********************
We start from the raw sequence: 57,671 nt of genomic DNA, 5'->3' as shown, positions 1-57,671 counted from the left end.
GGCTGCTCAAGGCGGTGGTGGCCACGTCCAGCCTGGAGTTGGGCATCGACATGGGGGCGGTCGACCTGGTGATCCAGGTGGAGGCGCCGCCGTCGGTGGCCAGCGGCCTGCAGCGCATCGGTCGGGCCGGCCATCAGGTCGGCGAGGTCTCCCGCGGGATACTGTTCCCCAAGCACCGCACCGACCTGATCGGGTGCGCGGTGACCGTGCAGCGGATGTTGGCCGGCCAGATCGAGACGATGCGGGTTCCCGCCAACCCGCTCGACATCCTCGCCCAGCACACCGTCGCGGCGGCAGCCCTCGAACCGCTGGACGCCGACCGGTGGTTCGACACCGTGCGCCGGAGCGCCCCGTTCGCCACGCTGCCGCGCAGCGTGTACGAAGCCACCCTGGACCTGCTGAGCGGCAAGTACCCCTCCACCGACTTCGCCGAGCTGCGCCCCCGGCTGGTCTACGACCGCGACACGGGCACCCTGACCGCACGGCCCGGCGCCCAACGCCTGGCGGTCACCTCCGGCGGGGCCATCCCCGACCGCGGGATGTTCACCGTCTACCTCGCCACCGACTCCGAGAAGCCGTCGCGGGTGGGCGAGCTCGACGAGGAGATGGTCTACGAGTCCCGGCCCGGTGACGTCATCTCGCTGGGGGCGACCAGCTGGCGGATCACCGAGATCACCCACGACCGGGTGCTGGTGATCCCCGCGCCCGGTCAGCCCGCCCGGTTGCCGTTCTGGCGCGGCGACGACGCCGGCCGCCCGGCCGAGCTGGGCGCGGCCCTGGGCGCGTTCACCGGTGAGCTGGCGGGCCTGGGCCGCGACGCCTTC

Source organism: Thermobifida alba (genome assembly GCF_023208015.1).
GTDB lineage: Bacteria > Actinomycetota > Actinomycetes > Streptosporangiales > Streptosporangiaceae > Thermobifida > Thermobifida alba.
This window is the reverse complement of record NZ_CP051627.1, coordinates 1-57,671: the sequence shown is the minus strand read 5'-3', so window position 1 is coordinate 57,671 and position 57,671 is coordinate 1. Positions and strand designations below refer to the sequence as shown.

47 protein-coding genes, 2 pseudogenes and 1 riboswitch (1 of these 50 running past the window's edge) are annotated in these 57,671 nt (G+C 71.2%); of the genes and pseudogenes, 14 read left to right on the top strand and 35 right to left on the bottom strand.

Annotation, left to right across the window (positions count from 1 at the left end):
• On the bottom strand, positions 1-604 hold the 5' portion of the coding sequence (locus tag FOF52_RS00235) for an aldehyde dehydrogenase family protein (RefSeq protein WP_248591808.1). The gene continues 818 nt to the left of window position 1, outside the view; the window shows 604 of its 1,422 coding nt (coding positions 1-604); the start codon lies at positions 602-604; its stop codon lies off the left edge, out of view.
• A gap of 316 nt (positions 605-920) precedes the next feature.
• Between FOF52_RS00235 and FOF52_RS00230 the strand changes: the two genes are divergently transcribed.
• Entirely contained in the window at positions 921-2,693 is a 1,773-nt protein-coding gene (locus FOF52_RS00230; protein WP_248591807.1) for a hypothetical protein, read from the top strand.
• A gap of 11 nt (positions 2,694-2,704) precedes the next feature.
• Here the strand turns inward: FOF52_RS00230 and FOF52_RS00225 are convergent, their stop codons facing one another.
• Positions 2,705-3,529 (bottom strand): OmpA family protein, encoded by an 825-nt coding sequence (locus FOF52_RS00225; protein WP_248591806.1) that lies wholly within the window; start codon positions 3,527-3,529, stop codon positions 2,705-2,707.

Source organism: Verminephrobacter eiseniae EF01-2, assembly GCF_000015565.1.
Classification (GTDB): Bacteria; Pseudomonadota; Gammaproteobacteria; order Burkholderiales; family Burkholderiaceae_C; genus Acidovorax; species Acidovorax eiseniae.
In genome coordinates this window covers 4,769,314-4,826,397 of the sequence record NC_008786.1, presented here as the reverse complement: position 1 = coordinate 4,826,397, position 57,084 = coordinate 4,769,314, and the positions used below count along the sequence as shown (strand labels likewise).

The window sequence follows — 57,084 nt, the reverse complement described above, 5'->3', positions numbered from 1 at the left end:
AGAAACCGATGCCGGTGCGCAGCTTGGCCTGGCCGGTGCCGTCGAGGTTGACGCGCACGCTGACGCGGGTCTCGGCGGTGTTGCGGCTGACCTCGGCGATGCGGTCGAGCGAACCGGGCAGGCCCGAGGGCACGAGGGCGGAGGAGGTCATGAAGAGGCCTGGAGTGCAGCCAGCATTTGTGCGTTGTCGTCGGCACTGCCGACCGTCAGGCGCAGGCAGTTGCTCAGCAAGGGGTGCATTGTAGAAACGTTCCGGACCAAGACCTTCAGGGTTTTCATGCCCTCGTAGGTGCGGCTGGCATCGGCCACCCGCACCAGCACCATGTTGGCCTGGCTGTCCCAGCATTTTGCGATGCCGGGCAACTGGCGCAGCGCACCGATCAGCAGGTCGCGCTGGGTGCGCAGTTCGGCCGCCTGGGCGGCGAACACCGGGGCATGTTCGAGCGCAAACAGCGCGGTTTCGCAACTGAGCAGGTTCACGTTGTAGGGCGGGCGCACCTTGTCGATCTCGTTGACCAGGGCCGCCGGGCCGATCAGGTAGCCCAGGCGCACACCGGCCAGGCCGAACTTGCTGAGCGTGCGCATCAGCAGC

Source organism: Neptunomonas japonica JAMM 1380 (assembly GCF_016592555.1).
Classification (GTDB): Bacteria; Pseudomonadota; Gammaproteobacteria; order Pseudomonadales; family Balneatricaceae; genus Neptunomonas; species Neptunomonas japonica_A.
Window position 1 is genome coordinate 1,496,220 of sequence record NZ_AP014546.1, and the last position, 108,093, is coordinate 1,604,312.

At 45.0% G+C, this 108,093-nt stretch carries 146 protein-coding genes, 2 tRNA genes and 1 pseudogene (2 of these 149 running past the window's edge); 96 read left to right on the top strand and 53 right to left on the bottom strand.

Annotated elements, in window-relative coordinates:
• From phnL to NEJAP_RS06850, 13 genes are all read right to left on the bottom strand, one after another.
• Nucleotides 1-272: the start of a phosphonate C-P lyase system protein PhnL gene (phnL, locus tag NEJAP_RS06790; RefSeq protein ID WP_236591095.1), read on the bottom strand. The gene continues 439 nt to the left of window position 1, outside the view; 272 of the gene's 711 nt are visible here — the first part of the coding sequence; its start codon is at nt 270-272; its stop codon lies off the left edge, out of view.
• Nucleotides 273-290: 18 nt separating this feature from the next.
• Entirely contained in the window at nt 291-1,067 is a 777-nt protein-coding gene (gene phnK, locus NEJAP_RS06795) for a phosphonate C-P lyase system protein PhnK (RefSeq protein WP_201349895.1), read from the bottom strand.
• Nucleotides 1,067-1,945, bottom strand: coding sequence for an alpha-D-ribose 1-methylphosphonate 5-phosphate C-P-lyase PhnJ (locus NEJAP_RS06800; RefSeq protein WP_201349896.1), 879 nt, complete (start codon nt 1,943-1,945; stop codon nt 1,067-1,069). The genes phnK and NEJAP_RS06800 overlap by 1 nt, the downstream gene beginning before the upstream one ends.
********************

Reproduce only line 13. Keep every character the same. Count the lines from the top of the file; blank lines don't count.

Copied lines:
• Here the strand turns inward: FOF52_RS00230 and FOF52_RS00225 are convergent, their stop codons facing one another.